However, Michael Markarian, president of the Humane Society Legislative Fund, has some great information available on the remaining 2008 presidential candidates on his blog, Animals & Politics. Below are some snippets.
- In her questionnaire response, Clinton indicates her support for every major animal protection bill in Congress, and says she will work with executive agencies to implement humane policies and adequate funding and enforcement for animal welfare laws.
- "From preventing dog fighting to preventing horse slaughter to addressing global warming, I will work to ensure that these issues get the attention and support they deserve."
- In her seven years in the U.S. Senate, Clinton has been a consistent supporter of animal protection, scoring 100 percent on the Humane Scorecard for the 108th Congress, and 100+ for the 109th Congress. She is currently a co-sponsor of legislation dealing with horse slaughter and animal fighting, and she previously co-sponsored legislation to stop the processing of "downer" livestock and to crack down on abusive puppy mills where dogs are cruelly confined and treated like production machines. She has also signed letters requesting more funds for the U.S. Department of Agriculture to step up enforcement of the Animal Welfare Act, Humane Methods of Slaughter Act, and federal animal fighting law.
- In his questionnaire response, Obama pledges support for nearly every animal protection bill currently pending in Congress, and he says he will work with executive agencies such as the U.S. Department of Agriculture to make their policies more humane. He writes of the important role animals play in our lives, as companions in our homes, as wildlife in their own environments, and as service animals working with law enforcement and assisting persons with disabilities.
- In his eight years as an Illinois state senator, Obama voted for at least a dozen animal protection laws that came up during that time. He supported measures, among others, to allow the creation of pet trusts to provide for the long-term care of companion animals; to upgrade the penalties for cruelty to animals; to require psychological counseling for people who abuse animals; to require that veterinarians report suspected acts of cruelty and animal fighting; and to ban the slaughter of horses for human consumption—which was significant because, at the time, Illinois was one of only two states (with Texas) where horse slaughter plants operated.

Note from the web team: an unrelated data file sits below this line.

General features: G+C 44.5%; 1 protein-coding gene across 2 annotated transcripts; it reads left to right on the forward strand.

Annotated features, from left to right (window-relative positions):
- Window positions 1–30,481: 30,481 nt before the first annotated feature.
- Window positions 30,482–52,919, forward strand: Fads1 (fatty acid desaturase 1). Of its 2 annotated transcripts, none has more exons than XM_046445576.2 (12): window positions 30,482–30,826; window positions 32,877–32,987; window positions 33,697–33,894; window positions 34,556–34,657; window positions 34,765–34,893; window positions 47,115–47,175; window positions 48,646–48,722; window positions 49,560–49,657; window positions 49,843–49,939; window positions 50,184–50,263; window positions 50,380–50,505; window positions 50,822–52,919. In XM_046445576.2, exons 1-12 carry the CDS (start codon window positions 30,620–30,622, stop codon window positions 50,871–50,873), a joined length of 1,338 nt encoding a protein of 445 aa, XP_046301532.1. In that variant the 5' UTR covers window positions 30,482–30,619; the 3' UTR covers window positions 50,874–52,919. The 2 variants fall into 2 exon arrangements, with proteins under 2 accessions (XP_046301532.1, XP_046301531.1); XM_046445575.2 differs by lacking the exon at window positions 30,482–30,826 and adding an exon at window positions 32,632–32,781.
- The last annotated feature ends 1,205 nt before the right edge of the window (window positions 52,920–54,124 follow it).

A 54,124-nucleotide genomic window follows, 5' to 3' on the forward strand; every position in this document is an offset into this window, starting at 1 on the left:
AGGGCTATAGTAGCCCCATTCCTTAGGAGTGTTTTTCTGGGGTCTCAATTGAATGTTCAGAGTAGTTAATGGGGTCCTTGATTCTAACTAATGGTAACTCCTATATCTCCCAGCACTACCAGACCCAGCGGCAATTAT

- Senator Obama scored 20 percent on the 2005 Humane Scorecard because he voted to end horse slaughter, but at the time, had not yet co-sponsored bills dealing with animal fighting, puppy mills, or downer livestock, or signed the enforcement funding letter. His score improved to 60 percent on the 2006 Humane Scorecard, as he signed onto the animal fighting bill and the funding letter. For 2007, Obama will receive credit on the scorecard for co-sponsoring the animal fighting and horse slaughter legislation, but he has not yet co-sponsored major animal welfare bills such as the Pet Safety and Protection Act.
- Obama has said that he supports the rights of hunters and sportsmen.
- In the U.S. Senate, McCain has been a strong supporter of numerous animal welfare issues, earning scores of up to 75 percent on the Humane Scorecard. He has voted for and co-sponsored legislation to stop horse slaughter, and voted to eliminate a $2 million subsidy for the mink industry. He has co-sponsored bills to stop the interstate shipment of birds for cockfighting and to stop the poaching of bears by ending the trade in their gall bladders and other viscera.
- He took an anti-animal position by supporting an amendment to the California Desert Protection Act which would have allowed sport hunting in the Mojave National Park. Senator McCain has been a leader in the effort to stop global warming, and he opposes drilling for oil in the Arctic National Wildlife Refuge, which is home to many wildlife species.
Read the entire articles: Hillary Clinon, Barack Obama, John McCain.